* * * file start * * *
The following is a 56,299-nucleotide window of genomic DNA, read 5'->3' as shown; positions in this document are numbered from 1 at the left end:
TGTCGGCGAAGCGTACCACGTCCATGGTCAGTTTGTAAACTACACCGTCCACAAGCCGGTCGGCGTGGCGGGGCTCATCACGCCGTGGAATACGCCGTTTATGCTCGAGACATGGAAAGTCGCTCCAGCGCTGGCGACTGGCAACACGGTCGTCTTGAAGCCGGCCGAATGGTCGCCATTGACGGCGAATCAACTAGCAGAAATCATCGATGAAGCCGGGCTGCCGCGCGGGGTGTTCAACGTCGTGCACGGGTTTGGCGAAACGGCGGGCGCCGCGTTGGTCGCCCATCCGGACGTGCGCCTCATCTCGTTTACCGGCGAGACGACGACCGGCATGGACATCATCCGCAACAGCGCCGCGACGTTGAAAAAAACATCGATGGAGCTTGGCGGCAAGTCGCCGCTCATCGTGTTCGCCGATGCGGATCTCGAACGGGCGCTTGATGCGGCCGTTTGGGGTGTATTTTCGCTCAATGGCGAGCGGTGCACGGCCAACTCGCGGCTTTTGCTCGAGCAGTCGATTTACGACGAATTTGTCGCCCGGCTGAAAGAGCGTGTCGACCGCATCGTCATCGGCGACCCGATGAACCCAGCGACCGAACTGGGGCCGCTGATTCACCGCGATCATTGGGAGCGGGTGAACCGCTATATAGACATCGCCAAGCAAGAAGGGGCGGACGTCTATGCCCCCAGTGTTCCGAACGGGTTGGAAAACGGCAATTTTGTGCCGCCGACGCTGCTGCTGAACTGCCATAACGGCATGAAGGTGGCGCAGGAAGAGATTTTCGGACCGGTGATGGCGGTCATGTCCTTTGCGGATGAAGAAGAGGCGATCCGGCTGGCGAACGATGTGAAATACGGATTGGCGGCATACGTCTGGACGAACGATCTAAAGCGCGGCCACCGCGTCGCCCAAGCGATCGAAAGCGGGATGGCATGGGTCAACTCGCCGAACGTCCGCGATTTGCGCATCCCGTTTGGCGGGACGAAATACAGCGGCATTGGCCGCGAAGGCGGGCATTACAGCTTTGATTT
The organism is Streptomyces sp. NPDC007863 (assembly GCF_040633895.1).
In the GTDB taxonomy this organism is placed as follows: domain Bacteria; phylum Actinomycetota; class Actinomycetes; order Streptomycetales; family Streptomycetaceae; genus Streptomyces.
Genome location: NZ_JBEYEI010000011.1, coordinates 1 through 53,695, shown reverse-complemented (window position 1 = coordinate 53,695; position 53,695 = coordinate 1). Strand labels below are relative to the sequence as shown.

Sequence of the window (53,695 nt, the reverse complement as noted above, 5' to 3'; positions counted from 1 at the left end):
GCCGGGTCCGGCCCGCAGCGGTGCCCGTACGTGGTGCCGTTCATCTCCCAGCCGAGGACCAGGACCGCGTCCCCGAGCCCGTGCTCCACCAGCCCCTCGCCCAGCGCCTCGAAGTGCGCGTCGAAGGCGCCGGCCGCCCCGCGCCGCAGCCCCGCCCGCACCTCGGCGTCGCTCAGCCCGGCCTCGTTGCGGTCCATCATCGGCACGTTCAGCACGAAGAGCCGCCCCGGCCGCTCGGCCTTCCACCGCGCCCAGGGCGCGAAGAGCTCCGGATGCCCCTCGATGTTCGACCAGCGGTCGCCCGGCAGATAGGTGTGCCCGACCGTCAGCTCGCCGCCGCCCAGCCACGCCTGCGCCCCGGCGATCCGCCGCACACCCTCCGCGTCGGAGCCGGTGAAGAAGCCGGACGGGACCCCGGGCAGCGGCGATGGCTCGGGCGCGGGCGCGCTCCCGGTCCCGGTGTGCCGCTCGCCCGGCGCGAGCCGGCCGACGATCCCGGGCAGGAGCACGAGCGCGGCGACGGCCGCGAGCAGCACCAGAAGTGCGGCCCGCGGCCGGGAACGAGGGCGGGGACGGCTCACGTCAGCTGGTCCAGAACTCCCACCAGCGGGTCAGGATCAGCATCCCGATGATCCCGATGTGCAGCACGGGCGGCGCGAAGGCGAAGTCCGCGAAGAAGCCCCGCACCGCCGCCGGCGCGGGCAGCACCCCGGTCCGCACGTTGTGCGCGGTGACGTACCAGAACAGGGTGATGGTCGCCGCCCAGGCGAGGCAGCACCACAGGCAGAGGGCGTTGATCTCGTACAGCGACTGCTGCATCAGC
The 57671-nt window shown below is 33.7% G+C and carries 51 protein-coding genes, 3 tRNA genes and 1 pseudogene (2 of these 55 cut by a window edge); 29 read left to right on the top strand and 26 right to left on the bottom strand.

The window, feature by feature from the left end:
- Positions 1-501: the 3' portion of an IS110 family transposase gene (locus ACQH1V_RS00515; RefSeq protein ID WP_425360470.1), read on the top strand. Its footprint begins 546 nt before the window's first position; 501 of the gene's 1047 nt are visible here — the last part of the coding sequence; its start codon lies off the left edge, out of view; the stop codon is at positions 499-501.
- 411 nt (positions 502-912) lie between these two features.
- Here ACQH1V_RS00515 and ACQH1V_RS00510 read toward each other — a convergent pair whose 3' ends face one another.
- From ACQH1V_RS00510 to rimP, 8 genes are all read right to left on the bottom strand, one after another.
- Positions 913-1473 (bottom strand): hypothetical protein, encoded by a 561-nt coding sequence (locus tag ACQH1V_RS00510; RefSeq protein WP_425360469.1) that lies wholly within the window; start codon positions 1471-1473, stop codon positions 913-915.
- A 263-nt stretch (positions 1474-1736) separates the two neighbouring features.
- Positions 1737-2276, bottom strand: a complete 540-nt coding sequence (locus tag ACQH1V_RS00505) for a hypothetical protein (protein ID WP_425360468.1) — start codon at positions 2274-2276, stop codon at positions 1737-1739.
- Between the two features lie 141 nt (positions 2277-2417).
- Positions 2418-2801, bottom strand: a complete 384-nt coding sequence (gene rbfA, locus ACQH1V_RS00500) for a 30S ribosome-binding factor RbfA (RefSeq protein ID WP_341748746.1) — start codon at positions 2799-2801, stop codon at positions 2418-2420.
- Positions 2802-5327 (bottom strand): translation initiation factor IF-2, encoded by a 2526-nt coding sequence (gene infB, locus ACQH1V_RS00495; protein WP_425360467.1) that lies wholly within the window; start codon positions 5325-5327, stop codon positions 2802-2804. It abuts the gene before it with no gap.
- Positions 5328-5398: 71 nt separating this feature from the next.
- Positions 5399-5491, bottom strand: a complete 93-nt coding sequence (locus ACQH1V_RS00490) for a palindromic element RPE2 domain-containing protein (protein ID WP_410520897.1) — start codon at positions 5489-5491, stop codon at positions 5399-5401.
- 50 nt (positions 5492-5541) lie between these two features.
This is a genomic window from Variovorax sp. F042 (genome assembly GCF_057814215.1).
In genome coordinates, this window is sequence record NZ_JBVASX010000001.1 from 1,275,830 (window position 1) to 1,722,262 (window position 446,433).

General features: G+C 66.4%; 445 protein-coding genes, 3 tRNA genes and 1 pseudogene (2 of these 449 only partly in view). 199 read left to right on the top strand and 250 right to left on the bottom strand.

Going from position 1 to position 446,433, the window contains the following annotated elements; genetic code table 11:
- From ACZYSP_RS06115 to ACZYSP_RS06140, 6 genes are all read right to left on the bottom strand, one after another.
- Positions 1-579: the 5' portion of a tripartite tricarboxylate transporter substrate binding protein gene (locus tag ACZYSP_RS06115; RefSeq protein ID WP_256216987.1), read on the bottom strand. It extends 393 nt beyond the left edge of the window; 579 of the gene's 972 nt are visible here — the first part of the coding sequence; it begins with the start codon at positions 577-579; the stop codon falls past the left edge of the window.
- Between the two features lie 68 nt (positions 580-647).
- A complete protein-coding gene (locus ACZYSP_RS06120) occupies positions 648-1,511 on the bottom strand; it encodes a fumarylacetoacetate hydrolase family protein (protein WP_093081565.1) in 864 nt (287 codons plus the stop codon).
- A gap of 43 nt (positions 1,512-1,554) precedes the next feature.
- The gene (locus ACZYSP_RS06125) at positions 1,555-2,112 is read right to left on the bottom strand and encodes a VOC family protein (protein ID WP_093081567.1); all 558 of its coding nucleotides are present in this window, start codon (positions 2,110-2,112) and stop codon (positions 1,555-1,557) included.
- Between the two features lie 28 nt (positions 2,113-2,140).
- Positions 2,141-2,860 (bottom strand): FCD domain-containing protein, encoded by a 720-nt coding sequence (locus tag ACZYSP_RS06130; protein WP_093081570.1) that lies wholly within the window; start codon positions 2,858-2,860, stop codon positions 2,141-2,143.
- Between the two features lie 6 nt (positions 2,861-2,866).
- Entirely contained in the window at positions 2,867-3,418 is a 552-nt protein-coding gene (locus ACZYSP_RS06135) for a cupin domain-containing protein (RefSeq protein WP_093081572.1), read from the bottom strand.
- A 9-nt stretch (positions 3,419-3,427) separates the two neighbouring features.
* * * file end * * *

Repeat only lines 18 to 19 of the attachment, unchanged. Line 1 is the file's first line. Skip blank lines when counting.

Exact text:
- Positions 2418-2801, bottom strand: a complete 384-nt coding sequence (gene rbfA, locus ACQH1V_RS00500) for a 30S ribosome-binding factor RbfA (RefSeq protein ID WP_341748746.1) — start codon at positions 2799-2801, stop codon at positions 2418-2420.
- Positions 2802-5327 (bottom strand): translation initiation factor IF-2, encoded by a 2526-nt coding sequence (gene infB, locus ACQH1V_RS00495; protein WP_425360467.1) that lies wholly within the window; start codon positions 5325-5327, stop codon positions 2802-2804. It abuts the gene before it with no gap.